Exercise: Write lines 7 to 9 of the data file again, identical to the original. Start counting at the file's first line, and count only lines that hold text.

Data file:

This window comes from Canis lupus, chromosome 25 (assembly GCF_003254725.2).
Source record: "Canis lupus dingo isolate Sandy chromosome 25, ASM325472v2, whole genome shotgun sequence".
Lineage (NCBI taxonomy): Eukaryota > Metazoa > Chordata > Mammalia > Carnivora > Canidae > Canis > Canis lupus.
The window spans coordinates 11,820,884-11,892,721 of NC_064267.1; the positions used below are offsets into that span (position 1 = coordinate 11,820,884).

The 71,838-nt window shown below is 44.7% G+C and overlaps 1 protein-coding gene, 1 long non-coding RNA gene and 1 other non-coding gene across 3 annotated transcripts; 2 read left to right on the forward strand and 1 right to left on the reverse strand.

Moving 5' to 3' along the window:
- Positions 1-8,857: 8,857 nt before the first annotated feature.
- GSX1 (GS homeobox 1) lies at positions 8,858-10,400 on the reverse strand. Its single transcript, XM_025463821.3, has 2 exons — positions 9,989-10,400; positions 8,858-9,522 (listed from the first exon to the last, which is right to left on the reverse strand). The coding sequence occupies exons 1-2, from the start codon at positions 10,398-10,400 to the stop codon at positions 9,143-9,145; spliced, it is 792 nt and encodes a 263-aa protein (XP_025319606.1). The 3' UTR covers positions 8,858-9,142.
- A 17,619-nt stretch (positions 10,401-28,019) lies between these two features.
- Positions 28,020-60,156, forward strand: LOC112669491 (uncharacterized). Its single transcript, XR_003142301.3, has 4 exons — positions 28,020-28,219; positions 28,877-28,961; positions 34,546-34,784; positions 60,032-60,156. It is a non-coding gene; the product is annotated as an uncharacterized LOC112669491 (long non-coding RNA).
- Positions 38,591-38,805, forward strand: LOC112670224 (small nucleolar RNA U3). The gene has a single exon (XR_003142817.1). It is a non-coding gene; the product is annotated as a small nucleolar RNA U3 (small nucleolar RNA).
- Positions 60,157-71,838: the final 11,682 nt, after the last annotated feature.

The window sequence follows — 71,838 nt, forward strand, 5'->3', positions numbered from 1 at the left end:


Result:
- Positions 1-8,857: 8,857 nt before the first annotated feature.
- GSX1 (GS homeobox 1) lies at positions 8,858-10,400 on the reverse strand. Its single transcript, XM_025463821.3, has 2 exons — positions 9,989-10,400; positions 8,858-9,522 (listed from the first exon to the last, which is right to left on the reverse strand). The coding sequence occupies exons 1-2, from the start codon at positions 10,398-10,400 to the stop codon at positions 9,143-9,145; spliced, it is 792 nt and encodes a 263-aa protein (XP_025319606.1). The 3' UTR covers positions 8,858-9,142.
- A 17,619-nt stretch (positions 10,401-28,019) lies between these two features.